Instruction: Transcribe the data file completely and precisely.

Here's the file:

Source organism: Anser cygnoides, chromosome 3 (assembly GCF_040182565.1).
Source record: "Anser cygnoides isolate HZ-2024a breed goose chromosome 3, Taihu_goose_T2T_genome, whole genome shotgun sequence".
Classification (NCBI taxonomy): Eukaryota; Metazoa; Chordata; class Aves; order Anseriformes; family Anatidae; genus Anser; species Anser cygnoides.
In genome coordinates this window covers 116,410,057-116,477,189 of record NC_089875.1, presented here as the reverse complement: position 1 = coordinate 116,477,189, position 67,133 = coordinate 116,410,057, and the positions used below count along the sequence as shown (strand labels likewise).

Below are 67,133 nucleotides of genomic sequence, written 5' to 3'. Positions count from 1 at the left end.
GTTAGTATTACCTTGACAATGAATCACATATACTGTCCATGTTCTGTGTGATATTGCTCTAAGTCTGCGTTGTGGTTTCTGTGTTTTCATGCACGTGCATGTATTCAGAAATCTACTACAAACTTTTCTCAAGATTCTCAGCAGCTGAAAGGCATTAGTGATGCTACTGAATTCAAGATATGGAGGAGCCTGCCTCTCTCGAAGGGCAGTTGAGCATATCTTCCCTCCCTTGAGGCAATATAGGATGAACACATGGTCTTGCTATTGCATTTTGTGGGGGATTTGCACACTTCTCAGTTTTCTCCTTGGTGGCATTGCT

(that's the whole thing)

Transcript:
Source organism: Anser cygnoides, chromosome 3 (assembly GCF_040182565.1).
Source record: "Anser cygnoides isolate HZ-2024a breed goose chromosome 3, Taihu_goose_T2T_genome, whole genome shotgun sequence".
Classification (NCBI taxonomy): Eukaryota; Metazoa; Chordata; class Aves; order Anseriformes; family Anatidae; genus Anser; species Anser cygnoides.
In genome coordinates this window covers 116,410,057-116,477,189 of record NC_089875.1, presented here as the reverse complement: position 1 = coordinate 116,477,189, position 67,133 = coordinate 116,410,057, and the positions used below count along the sequence as shown (strand labels likewise).

Below are 67,133 nucleotides of genomic sequence, written 5' to 3'. Positions count from 1 at the left end.
GTTAGTATTACCTTGACAATGAATCACATATACTGTCCATGTTCTGTGTGATATTGCTCTAAGTCTGCGTTGTGGTTTCTGTGTTTTCATGCACGTGCATGTATTCAGAAATCTACTACAAACTTTTCTCAAGATTCTCAGCAGCTGAAAGGCATTAGTGATGCTACTGAATTCAAGATATGGAGGAGCCTGCCTCTCTCGAAGGGCAGTTGAGCATATCTTCCCTCCCTTGAGGCAATATAGGATGAACACATGGTCTTGCTATTGCATTTTGTGGGGGATTTGCACACTTCTCAGTTTTCTCCTTGGTGGCATTGCT